- Managing disaster recovery is tough, but especially for a growing business, because of DR tech lag.
- Using Azure Site Recovery helps you avoid DR tech lag, not to mention reduce on-prem data center costs and hardware costs.
- It’s also an easy, gentle way to get used to Azure and extend existing data centers and infrastructure to the cloud, thus starting your organization’s cloud journey.
Disaster Recover “Tech Lag”
A common problem I’ve personally encountered in my days of data center management in a growing business was always disaster recovery (DR) planning. Disaster recovery is difficult for many reasons, including the time it takes to form a plan, the testing that needs to be done, and the effort to keep up with the relevant technology. But rapidly growing businesses have a very specific problem, which I’ll call DR tech lag.
You see, a common practice for IT disaster recovery is to lifecycle some current data center gear to DR. That works if things stay the same (and stable) for a long stretch of time. But, in a rapidly growing business, you are probably spinning up services all the time. The capacity of your current generation of infrastructure probably far outstrips your last purchase, both in performance and in capacity. There is a lag in the tech. Which means that your most recent generation won’t be able to handle what you are doing now.
It’s a little like having a car because you need to drive to work, which is hours away…but then swearing that, if your car breaks down and you need a ride, you can just use the bicycle that your rode when you were 10. Not going to cut it.
So if you are a rapidly growing business, what can you do to solve the issue of DR tech lag?
The Benefits of Azure Site Recovery for DR and Cloud Migration
One great way to fight DR tech lag is to take advantage of Microsoft’s Azure Site Recovery (ASR). Not only will this help you solve the issue, but it’s a good way to begin your journey to cloud infrastructure (if you’re not there already).
ASR allows an organization to use a phased approach for moving and testing workloads in Microsoft data centers. It’s possible to do a traditional “lift and shift” of workloads or to use a combination of approaches to extend the fabric of a data center to the cloud. This will reduce on-prem hardware costs (and other issues).
From an extension of the current data center, you can run reporting nodes for SQL on all flash drives with upward of 2 TB of RAM for quicker reporting and metrics.
From a DR perspective, using ASR enables you to fully test applications and DR runbooks during live workloads with zero downtime. Added bonus, you can fully vet your approach to cloud migration at the same time.
Furthermore, DR is typically a completely separate Data Center, with all the functional components of your production DC. That being the case, you would need to manage all of those additional instances. And let’s face it, no one ever doubles their current staff to do that… at least not that I have ever seen. Using Azure gives you all that additional host fabric maintenance time back.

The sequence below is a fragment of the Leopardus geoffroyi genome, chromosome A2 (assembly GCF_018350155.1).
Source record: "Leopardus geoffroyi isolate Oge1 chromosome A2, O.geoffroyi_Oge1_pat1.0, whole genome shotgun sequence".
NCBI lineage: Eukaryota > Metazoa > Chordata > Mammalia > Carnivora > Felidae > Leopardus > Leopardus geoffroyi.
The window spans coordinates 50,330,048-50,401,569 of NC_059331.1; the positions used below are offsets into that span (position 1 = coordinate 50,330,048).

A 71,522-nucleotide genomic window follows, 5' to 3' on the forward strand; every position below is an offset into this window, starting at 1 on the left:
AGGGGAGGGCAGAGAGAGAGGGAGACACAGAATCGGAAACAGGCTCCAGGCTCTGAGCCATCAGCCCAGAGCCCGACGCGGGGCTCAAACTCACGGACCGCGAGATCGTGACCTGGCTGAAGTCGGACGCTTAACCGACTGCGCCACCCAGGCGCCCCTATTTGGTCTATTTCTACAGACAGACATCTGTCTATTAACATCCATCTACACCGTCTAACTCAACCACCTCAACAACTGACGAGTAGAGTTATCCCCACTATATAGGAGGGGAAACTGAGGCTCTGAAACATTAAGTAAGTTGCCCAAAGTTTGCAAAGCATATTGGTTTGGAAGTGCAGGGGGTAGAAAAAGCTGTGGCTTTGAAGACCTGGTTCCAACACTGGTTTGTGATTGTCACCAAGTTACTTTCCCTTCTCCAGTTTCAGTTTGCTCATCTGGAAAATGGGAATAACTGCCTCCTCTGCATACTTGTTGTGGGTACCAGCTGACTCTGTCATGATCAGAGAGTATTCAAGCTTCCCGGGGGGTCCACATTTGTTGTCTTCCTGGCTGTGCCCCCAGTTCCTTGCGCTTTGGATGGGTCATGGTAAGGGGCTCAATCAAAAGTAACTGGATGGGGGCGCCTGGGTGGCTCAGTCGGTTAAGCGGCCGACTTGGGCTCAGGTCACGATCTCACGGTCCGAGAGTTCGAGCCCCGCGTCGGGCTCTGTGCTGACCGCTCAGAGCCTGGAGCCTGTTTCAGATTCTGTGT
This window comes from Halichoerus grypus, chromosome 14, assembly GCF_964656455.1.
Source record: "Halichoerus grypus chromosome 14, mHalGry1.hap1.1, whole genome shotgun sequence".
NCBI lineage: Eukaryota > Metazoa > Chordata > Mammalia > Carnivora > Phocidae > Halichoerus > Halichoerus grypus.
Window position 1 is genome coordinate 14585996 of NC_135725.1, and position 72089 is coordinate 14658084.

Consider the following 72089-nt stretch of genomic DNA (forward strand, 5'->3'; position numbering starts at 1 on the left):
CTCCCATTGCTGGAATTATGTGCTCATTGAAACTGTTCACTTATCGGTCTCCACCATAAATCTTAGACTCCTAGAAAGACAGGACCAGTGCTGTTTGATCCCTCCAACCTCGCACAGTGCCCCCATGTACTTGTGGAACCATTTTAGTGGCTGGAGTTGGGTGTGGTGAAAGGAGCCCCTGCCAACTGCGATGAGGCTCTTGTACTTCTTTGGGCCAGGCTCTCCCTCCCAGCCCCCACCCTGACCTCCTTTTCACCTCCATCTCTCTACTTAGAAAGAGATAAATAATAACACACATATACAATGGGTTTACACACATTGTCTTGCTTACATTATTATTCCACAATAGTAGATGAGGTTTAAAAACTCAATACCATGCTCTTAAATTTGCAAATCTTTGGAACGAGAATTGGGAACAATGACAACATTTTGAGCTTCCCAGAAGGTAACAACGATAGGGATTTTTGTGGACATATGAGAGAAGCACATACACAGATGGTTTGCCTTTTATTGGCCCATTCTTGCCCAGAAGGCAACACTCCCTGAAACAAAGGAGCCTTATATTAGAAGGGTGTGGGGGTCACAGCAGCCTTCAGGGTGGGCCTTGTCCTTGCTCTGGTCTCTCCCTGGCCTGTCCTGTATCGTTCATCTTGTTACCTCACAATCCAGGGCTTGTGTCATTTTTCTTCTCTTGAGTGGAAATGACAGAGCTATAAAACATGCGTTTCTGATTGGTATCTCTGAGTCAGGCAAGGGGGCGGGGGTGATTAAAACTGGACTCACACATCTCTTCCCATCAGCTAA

Finally, one of the best things that comes from this approach is peace of mind. Even if you are at the start of your organization’s cloud journey, you can rest knowing that you have a fully functional and scalable DR solution in place. You’ll only have to deploy it once, rather than constantly playing catch-up with each generation of hardware refresh.
Getting Started with Azure
For some folks, this just pushed the problem back, if you’re not using Azure already. There are many things Azure can do, and it might not be obvious how to get started with Azure and take advantage of all that functionality, let alone begin true disaster recovery planning and setup.
That’s where we typically come in. Here at Model, we specifically dedicate resources to services that make the process of DR with Azure easier. We take on all the planning, the needed expertise on the Azure pieces, the testing, and all of the other work that needs to go into the migration. That leaves our clients having to worry only about having their service up and running in Azure.
Of course, you wouldn’t need to stop with Azure once this is all done. You can, of course. But this can also be a firm stepping stone toward migrating other services to the Azure cloud. This could mean, for example, migrating traditional SQL to Azure SQL or to Azure Managed SQL, or migrating IIS websites to App Services, or taking advantage of more PaaS services. The benefits of doing so include scalability, dependability, and cost control—well-known benefits of moving to the cloud.
So, if getting started with Azure sounds like something you’d like to try, why not try it risk-free with something you need to do anyway, namely, disaster recovery? Get in touch with us and we’ll scope out a project for you.